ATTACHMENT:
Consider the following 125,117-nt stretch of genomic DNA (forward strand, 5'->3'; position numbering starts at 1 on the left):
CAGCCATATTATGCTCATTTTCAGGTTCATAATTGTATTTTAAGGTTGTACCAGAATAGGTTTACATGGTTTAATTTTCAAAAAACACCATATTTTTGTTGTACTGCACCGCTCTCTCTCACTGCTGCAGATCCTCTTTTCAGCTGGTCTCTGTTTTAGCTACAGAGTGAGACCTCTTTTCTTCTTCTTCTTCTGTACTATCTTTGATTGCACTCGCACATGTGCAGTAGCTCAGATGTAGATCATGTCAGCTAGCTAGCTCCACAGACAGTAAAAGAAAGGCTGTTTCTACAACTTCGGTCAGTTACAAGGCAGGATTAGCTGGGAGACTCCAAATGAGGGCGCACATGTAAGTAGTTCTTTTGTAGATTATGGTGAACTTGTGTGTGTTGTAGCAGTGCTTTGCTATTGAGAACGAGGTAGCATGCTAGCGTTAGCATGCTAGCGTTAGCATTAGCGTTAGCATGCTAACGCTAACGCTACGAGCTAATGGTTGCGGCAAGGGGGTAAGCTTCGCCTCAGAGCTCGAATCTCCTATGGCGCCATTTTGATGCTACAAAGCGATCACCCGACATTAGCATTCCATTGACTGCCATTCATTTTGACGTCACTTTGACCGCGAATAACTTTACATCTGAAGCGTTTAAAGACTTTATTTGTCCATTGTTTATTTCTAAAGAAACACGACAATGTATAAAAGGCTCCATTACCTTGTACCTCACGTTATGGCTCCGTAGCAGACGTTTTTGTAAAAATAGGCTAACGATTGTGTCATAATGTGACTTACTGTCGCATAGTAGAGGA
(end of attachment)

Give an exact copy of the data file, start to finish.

Consider the following 125,117-nt stretch of genomic DNA (forward strand, 5'->3'; position numbering starts at 1 on the left):
CAGCCATATTATGCTCATTTTCAGGTTCATAATTGTATTTTAAGGTTGTACCAGAATAGGTTTACATGGTTTAATTTTCAAAAAACACCATATTTTTGTTGTACTGCACCGCTCTCTCTCACTGCTGCAGATCCTCTTTTCAGCTGGTCTCTGTTTTAGCTACAGAGTGAGACCTCTTTTCTTCTTCTTCTTCTGTACTATCTTTGATTGCACTCGCACATGTGCAGTAGCTCAGATGTAGATCATGTCAGCTAGCTAGCTCCACAGACAGTAAAAGAAAGGCTGTTTCTACAACTTCGGTCAGTTACAAGGCAGGATTAGCTGGGAGACTCCAAATGAGGGCGCACATGTAAGTAGTTCTTTTGTAGATTATGGTGAACTTGTGTGTGTTGTAGCAGTGCTTTGCTATTGAGAACGAGGTAGCATGCTAGCGTTAGCATGCTAGCGTTAGCATTAGCGTTAGCATGCTAACGCTAACGCTACGAGCTAATGGTTGCGGCAAGGGGGTAAGCTTCGCCTCAGAGCTCGAATCTCCTATGGCGCCATTTTGATGCTACAAAGCGATCACCCGACATTAGCATTCCATTGACTGCCATTCATTTTGACGTCACTTTGACCGCGAATAACTTTACATCTGAAGCGTTTAAAGACTTTATTTGTCCATTGTTTATTTCTAAAGAAACACGACAATGTATAAAAGGCTCCATTACCTTGTACCTCACGTTATGGCTCCGTAGCAGACGTTTTTGTAAAAATAGGCTAACGATTGTGTCATAATGTGACTTACTGTCGCATAGTAGAGGA